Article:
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One Step Ahead: Not all wireless is created equal

April 24, 2012, Volume 58, No. 31

Another tip in a series provided by the Offices of Information Systems & Computing and Audit, Compliance & Privacy.

Wireless networking has become nearly ubiquitous to the point that, even in the great outdoors, there are fewer and fewer spots where wireless users can’t get “bars.” In addition to laptops, the list of devices that can make use of wireless networks now includes smartphones, tablet devices like iPads, printers, thermostats—even home DVD players can now deliver content and updates via wireless!

With so many networks available, how can you know which are safe to use? In many cases, actually, you can’t. Penn’s main wireless network, AirPennNet, is a very robust, high-bandwidth medium featuring state-of-the-art encryption and security which protects PennKey-authenticated users. An alternative network, AirPennNet Guest, which provides lower bandwidth and no encryption in transit is available to users whose time at Penn is brief or limited, and whose needs are not as demanding.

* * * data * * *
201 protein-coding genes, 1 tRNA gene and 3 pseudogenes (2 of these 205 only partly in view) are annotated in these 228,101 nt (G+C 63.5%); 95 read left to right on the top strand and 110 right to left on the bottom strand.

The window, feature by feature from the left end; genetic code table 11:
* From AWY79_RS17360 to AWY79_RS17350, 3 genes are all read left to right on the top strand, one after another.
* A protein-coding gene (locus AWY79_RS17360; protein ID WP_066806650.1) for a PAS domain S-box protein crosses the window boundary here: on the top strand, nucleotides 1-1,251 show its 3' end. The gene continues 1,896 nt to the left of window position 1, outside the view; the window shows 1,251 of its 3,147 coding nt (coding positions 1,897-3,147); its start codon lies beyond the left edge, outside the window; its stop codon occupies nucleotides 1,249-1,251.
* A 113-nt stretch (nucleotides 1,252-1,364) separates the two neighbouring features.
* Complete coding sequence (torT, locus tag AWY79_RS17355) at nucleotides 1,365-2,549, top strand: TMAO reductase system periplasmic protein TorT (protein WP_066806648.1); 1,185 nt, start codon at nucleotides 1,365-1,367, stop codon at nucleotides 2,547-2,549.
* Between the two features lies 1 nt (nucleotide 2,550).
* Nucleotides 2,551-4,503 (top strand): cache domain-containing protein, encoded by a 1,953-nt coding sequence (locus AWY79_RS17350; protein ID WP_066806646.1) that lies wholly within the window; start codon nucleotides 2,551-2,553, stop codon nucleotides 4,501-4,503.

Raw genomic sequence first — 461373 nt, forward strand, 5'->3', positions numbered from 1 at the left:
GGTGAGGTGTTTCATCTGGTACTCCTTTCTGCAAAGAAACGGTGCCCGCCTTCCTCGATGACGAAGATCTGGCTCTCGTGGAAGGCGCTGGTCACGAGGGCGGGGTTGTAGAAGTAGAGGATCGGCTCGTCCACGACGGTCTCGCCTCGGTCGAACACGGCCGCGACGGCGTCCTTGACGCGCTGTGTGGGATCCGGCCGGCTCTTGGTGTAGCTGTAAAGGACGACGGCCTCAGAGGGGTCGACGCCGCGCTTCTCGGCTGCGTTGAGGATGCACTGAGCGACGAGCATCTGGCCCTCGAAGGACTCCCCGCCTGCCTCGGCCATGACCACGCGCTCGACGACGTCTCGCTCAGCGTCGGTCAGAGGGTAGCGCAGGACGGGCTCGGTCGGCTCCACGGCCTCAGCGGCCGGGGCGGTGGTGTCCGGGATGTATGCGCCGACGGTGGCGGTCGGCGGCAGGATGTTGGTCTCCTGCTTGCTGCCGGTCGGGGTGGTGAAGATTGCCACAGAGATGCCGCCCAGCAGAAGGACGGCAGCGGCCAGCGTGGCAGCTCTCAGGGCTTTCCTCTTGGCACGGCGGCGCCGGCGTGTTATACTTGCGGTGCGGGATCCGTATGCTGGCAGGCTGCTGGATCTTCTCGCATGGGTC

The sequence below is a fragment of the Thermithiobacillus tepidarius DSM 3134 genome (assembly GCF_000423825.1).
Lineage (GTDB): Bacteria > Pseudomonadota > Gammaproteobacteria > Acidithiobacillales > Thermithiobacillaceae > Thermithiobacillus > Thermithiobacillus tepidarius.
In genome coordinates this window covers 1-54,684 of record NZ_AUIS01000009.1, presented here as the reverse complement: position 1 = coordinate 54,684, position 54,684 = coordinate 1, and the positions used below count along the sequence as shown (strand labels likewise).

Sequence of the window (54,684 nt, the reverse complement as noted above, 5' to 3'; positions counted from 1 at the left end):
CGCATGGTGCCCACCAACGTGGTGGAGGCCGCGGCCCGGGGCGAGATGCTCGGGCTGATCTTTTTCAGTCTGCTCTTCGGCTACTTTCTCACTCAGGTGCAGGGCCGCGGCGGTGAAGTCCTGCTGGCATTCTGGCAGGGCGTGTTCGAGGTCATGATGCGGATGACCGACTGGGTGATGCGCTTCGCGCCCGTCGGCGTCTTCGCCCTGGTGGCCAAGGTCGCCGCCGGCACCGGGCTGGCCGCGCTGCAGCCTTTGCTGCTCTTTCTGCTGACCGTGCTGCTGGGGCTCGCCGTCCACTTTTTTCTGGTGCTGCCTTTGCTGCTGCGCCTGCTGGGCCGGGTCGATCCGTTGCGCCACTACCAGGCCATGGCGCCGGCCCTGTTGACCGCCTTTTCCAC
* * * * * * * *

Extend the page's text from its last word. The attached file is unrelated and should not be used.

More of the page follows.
But what about the coffee shop on the corner, or the hotel you just checked into? Even major, reputable businesses sometimes offer free wireless networks that do not require authentication and/or encryption, and it’s a good idea in general to avoid open, unencrypted wireless networks on which other “freeloaders” ­maybe even the guy sitting next to you­—are intercepting (“sniffing”) and capturing traffic on the network, including yours.

At home, make your wireless network as secure as possible by using the strongest encryption your access point(s) provide (usually WPA-2), making sure the password needed for access is strong, and change all default administration passwords.

For more information on Penn’s wireless networks, visit www.upenn.edu/computing/wireless/

For additional tips, see the One Step Ahead link on the Information Security website: www.upenn.edu/computing/security/

Almanac - April 24, 2012, Volume 58, No. 31